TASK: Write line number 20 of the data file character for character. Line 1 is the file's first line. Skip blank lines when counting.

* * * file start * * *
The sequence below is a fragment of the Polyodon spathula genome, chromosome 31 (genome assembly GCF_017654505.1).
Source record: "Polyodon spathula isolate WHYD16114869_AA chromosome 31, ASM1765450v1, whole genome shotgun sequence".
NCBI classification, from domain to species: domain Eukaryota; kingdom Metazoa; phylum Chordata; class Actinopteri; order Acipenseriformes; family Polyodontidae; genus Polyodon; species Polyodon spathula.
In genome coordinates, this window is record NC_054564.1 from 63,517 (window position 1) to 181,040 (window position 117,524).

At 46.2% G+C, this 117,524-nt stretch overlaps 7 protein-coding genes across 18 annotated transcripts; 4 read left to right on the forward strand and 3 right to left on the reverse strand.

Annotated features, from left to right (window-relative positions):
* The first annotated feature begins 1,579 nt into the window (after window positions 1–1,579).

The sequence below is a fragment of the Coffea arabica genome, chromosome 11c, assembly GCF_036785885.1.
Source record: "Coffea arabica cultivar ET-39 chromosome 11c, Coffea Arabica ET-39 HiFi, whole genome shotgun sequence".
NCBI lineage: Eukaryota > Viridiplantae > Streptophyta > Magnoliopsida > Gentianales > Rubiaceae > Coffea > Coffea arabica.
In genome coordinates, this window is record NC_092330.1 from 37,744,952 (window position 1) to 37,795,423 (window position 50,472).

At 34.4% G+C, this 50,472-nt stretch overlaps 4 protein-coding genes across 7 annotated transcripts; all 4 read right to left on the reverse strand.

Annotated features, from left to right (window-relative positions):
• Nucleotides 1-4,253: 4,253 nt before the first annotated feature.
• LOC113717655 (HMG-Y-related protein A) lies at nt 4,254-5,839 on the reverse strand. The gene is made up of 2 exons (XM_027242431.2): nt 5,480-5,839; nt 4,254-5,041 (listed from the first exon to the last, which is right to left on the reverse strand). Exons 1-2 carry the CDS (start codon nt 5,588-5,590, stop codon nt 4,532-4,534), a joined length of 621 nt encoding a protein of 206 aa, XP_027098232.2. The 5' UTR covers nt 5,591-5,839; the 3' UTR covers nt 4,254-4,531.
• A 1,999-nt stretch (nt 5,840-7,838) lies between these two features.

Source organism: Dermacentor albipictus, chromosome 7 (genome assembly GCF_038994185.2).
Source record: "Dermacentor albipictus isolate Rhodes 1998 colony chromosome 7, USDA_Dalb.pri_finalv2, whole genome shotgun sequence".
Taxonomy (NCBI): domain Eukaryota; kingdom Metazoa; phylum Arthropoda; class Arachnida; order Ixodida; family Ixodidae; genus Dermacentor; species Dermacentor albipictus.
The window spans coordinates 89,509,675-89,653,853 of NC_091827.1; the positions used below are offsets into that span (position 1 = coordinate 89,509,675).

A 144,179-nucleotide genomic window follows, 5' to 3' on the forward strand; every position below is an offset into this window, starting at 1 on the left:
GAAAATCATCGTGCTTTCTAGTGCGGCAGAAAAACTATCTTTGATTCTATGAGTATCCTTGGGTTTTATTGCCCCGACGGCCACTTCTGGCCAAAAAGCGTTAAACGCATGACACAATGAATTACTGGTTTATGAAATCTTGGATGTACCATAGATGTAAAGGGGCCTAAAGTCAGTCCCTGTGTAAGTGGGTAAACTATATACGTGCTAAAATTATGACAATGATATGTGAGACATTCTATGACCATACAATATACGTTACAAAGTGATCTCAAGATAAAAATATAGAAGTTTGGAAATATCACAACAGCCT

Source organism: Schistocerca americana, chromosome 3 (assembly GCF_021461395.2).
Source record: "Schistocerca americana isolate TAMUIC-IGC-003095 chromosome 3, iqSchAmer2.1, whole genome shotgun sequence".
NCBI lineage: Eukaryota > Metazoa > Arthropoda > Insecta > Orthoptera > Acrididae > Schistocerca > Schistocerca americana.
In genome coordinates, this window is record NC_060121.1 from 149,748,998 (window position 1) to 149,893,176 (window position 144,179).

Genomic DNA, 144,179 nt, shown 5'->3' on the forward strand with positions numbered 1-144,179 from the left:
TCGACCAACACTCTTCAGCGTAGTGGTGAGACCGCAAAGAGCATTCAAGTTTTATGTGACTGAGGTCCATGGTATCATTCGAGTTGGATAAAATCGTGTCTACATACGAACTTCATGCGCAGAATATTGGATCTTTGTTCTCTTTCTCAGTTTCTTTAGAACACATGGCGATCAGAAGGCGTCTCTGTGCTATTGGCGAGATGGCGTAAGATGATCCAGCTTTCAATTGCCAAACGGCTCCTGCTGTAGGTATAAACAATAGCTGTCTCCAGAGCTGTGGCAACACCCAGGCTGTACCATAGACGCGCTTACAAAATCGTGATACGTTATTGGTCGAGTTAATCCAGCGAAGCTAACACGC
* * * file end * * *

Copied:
The window spans coordinates 89,509,675-89,653,853 of NC_091827.1; the positions used below are offsets into that span (position 1 = coordinate 89,509,675).